More than 200 people, many wearing white as a sign of peace, gathered on an Indiana university campus on Wednesday to pray for an American humanitarian worker held hostage by Islamic State militants.
Abdul-Rahman Kassig, formerly known as Peter Kassig, 26, was threatened in a video issued last week by Islamic State militants that purported to show the beheading of British aid worker Alan Henning, 47.
Kassig had been a student at Butler University in Indianapolis, where nearly 250 people gathered in prayer with his friends and his parents, who did not speak to the crowd.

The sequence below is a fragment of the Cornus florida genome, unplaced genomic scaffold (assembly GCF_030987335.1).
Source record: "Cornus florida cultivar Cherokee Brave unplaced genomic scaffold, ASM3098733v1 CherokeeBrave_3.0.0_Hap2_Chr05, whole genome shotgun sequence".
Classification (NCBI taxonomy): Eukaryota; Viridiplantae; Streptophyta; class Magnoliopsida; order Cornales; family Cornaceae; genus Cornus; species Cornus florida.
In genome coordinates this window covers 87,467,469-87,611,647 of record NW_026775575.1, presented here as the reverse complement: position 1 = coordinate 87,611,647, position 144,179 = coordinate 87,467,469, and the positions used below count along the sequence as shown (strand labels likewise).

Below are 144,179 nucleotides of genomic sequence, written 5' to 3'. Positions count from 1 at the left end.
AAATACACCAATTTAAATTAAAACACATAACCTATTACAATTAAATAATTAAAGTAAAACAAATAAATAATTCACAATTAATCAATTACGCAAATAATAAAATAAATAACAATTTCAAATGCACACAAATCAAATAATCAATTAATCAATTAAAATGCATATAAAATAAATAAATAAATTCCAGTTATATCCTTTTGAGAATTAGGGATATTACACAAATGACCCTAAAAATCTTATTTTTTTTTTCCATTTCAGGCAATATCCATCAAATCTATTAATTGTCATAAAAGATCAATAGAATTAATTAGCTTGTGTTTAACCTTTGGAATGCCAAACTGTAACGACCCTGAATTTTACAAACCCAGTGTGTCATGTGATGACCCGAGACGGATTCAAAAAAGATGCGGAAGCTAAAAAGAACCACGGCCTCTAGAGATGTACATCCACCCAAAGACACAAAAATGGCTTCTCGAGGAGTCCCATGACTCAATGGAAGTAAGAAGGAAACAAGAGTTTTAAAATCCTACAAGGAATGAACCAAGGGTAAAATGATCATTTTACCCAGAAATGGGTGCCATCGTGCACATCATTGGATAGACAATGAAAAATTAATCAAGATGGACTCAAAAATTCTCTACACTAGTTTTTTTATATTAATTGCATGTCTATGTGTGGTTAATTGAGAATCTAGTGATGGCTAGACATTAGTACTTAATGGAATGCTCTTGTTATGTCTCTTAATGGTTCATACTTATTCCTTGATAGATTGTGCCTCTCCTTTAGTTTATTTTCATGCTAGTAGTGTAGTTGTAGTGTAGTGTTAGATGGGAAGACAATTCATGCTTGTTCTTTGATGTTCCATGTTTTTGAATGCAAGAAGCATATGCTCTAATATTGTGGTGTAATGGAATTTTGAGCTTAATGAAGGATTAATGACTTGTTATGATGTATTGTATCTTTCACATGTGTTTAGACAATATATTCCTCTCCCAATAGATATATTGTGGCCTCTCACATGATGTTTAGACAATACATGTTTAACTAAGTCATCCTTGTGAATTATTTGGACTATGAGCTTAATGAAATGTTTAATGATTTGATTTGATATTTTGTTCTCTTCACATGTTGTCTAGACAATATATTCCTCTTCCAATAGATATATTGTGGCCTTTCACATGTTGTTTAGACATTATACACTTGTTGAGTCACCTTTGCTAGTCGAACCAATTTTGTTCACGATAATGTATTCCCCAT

Many in the audience wore white as a sign of peace as speakers talked of Kassig's humanitarian efforts and the plight of those he was helping Syria before his capture.
During the vigil, Hazem Bata, the executive director of the Islamic Center of North America, asked Kassig's captors to have mercy on him "and be warned that God also said he who kills a soul unjustly will be as if he killed all humankind."
Kassig's parents have said through a spokesperson that their son was doing humanitarian work through an organization he founded to treat refugees from Syria when he was taken captive on Oct. 1, 2013.
Kassig converted to Islam while in captivity and has adopted the name Abdul-Rahman, the family spokesperson said.
Henning's beheading, condemned by British Prime Minister David Cameron and U.S. President Barack Obama, was the fourth such killing of a Westerner by Islamic State, following the deaths of two U.S. journalists and another British aid worker.